Human Life

Observations from the Walk for Life

I’m excited to report that I was able to make it to the West Coast Walk for Life while I was in San Francisco this weekend. I came really close to confining myself to the comfort of my hotel, but I’m so glad I went. Some pictures and observations: I’ve never seen so many people in one place. I couldn’t make a rough estimate of how many people were there, because I could never see them all at once. Even when I found higher ground, the crowd stretched over one horizon to another. This video is the closest I could come to capturing... Read More

A Life Beyond Reason

I had another post all ready to go for today, but I’m going to bump it because I just read something that so moved me that I had to share it with you. Go read this stunning article called A Life Beyond Reason, in which Professor Chris Gabbard recounts how his severely disabled son made him take a hard look at his views on the value of human life. An excerpt: I was inspired by Socrates’ statement that “the unexamined life is not worth living.” Similarly, Aristotle’s dictum that man is the animal having “logos,”... Read More

The most powerful woman in the world

This is my new friend, Sister Joeine Darrington, whom I met during the couple of days we stayed with the Benedictine Sisters: She came over and sat with us during our meals with the sisters, and it was so much fun to chat with her. She’s 96 years old and has been a Benedictine Sister for around 75 years! We talked about how religious life has changed over the decades, what it was like after the sisters stopped wearing habits in the 1960′s, and all about the work they do with the elderly and the homeless. I was touched when she told me... Read More

Fear of life

I keep thinking about Mei Fong’s heartbreaking article in the Wall Street Journal from a few weeks ago about Chinese parents who lost children in the Sichuan earthquake. One part in particular has stuck in my mind, filling me with sadness whenever I think about it: [Zhu Jianming] and his wife Lu Shuhua, 45, had battled hardships: their first child, a son, was mentally disabled, so they were legally allowed to have a second child. Their son, Yinshui, drowned at 20. Daughter Xinyue, 14, perished in the quake…The Zhus said neighbors were... Read More

When Less is More: Finding Inspiration in Severe Disability

I recently became familiar with the story of Jason and Angie Berger, whose daughter Sunni (pronounced “Sunny”) was born with a disorder causing her to be severely disabled. I was so touched by their story that I asked if I could do an interview with them. I hope that you find their answers as inspiring and thought-provoking as I have. Q: Tell us a little bit about your daughter, Sunni. She has Mitochondrial Disease, an energy disorder affecting her at a cellular level. She has stalled at less than one year of development, cognitively... Read More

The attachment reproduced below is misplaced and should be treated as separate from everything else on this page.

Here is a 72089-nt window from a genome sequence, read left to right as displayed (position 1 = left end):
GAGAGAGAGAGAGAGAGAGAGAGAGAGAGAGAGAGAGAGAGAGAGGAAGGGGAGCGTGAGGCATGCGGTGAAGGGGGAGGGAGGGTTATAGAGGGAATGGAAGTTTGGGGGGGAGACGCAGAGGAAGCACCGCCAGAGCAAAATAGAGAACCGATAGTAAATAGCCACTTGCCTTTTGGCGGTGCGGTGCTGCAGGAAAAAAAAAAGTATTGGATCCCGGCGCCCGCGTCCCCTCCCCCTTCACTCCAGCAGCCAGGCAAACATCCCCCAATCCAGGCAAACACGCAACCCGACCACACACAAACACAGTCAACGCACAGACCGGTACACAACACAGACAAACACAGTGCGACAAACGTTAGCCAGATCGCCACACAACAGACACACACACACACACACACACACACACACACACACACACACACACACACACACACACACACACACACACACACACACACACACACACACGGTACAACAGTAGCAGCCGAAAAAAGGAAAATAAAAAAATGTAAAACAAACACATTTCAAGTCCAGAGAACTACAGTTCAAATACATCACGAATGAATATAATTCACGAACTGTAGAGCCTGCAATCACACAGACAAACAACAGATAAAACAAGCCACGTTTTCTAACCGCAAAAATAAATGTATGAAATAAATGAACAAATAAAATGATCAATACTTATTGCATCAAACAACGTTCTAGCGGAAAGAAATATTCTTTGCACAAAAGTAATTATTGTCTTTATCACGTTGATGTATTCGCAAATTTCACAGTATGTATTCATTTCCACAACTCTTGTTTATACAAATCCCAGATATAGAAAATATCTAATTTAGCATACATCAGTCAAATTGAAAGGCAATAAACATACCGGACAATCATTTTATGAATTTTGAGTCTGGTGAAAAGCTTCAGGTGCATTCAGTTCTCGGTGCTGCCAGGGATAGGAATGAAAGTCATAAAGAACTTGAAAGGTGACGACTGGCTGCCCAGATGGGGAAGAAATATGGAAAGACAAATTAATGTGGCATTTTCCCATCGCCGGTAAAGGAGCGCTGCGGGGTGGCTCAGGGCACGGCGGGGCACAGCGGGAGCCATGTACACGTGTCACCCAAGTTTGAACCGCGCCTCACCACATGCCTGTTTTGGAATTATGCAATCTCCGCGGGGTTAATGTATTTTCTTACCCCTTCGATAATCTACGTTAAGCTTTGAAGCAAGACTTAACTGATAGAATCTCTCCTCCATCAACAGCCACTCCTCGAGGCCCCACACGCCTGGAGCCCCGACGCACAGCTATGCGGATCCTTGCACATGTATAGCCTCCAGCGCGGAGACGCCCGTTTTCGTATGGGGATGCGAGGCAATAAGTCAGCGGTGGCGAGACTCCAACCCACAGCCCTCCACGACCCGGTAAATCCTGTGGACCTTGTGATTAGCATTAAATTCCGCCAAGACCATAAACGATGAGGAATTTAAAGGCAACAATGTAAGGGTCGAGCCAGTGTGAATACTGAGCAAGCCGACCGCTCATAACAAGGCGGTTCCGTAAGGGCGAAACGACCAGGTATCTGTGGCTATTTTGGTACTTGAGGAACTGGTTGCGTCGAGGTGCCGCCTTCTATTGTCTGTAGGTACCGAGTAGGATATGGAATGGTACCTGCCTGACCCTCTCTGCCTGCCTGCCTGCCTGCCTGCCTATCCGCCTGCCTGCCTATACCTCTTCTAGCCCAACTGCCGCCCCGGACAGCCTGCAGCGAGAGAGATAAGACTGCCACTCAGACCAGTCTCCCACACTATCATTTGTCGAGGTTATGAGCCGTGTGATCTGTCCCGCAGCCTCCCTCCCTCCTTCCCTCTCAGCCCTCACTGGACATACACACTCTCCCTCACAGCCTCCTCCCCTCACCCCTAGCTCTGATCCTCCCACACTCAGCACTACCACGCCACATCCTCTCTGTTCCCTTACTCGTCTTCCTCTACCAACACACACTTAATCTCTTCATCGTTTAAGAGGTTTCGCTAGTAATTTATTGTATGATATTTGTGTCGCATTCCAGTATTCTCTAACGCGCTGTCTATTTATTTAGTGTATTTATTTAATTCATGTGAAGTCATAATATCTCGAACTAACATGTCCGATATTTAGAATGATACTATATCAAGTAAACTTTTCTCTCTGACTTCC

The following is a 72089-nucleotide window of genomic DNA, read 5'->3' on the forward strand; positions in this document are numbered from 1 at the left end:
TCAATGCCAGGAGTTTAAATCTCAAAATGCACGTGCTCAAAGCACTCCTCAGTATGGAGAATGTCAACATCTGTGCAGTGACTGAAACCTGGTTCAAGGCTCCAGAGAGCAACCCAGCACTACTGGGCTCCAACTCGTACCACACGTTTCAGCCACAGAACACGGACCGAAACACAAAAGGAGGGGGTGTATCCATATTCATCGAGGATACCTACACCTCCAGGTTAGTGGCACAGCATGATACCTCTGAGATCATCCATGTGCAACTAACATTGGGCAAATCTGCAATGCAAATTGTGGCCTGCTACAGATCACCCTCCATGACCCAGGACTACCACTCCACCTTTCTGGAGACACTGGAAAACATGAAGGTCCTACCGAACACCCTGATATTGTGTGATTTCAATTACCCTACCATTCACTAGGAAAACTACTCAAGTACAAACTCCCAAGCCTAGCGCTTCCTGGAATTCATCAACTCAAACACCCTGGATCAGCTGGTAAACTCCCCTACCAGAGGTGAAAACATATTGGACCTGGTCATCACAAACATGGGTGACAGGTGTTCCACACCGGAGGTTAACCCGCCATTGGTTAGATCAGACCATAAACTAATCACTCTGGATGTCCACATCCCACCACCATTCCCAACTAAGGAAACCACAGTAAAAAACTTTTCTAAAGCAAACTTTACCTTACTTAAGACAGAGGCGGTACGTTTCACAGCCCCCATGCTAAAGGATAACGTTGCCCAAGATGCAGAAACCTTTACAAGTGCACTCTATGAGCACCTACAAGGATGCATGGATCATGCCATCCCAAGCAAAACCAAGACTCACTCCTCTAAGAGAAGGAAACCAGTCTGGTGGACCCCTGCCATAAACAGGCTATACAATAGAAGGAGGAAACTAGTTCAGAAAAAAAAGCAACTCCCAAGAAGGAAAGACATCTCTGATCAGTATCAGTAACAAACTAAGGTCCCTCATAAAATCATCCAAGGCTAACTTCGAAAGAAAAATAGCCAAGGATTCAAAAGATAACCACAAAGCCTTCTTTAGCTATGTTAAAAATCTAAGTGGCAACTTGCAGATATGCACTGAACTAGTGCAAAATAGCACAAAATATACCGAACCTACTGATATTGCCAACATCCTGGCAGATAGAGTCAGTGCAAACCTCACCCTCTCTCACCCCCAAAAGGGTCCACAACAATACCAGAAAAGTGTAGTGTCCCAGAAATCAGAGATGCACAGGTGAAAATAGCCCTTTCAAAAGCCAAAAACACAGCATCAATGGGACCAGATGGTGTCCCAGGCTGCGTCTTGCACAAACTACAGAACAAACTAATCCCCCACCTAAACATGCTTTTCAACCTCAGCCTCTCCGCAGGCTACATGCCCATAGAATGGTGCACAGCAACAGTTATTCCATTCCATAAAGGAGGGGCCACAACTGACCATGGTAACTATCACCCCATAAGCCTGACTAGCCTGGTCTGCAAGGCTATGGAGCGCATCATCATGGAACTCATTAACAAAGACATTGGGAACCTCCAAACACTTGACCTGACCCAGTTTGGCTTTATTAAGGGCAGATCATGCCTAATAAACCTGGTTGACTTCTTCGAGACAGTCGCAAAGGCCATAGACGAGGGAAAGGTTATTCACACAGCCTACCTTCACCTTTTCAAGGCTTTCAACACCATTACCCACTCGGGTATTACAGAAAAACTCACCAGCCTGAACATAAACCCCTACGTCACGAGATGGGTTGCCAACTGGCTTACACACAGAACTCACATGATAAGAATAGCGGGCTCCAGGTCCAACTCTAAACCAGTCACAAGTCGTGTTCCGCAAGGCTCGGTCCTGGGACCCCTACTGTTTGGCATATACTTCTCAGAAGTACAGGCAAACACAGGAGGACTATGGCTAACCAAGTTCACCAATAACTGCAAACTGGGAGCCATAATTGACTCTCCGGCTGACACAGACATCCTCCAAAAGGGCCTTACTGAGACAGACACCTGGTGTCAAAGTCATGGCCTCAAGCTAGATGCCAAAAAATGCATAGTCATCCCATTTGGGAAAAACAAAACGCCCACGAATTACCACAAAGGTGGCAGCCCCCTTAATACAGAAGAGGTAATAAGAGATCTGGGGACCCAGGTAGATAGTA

8 Ways to Talk to Your Pro-Choice Friends about the Pro-Life Position

My post from yesterday reminded me that I never linked to my latest article at Inside Catholic. 8 Ways to Talk to Your Pro-Choice Friends about the Pro-Life Position I once said that I’d die to keep abortion legal and easily accessible, and I meant it. I was vehemently pro-choice, as were most of the women in my social circles. We believed abortion was a critical right for women and could not imagine how anyone could be pro-life. [read more]  Read More →

A day at the Texas March for Life

Friday night I told my husband I probably wasn’t going to go to the Texas March for Life with him the next day. My husband, who also used to be staunchly pro-choice, really wanted to go, but I had a million things to do and it was going to be cold. I said a little prayer asking if I should go (assuming that I’d skip it unless I felt strongly prompted otherwise), and went on about my business. A couple hours later I accidentally stumbled across a picture of an infant killed by abortion at 27 weeks gestation, an age where babies are old... Read More

Abortion and Holocaust comparisons

This is a Part II to my post from last Wednesday. (*) = link contains photo or video of an abortion or its results. A little over a year ago, shortly after I converted to the pro-life position from being rabidly pro-choice, I started to come across pro-life writing in which abortion was compared to the Holocaust. I balked at such comparisons. The rhetorical strategy of comparing whoever you dislike to Hitler and any kind of oppression you disagree with to the Holocaust is as weak as it is offensive, and I didn’t like to see pro-lifers stooping... Read More

How would you know?

This picture haunts me: It’s just one of many pictures from a photo album full of pictures of the staff at Auschwitz relaxing and having a great time, sometimes with their children, during on-site retreats. I originally posted it as part of my post about “good people” and “bad people,” but I’ve thought about it many times since then. For me, this picture symbolizes all average folks who ever lived during times where particularly dark shades of evil gripped societies. It reminds me that though today we can see... Read More

Why I was a pro-choice vegetarian

Sometimes my pro-life friends express bewilderment at how someone could advocate for animal rights — going so far as to become a vegetarian — while having no problem with killing unborn humans. That viewpoint used to make perfect sense to me. And while I certainly don’t agree with it now, I find it to be a intellectually consistent (if chilling) way to look at the world. If it’s of any interest to others, here is why I used to be a pro-choice vegetarian. ———- For me, being a pro-choice vegetarian was a direct... Read More

« Previous PageNext Page »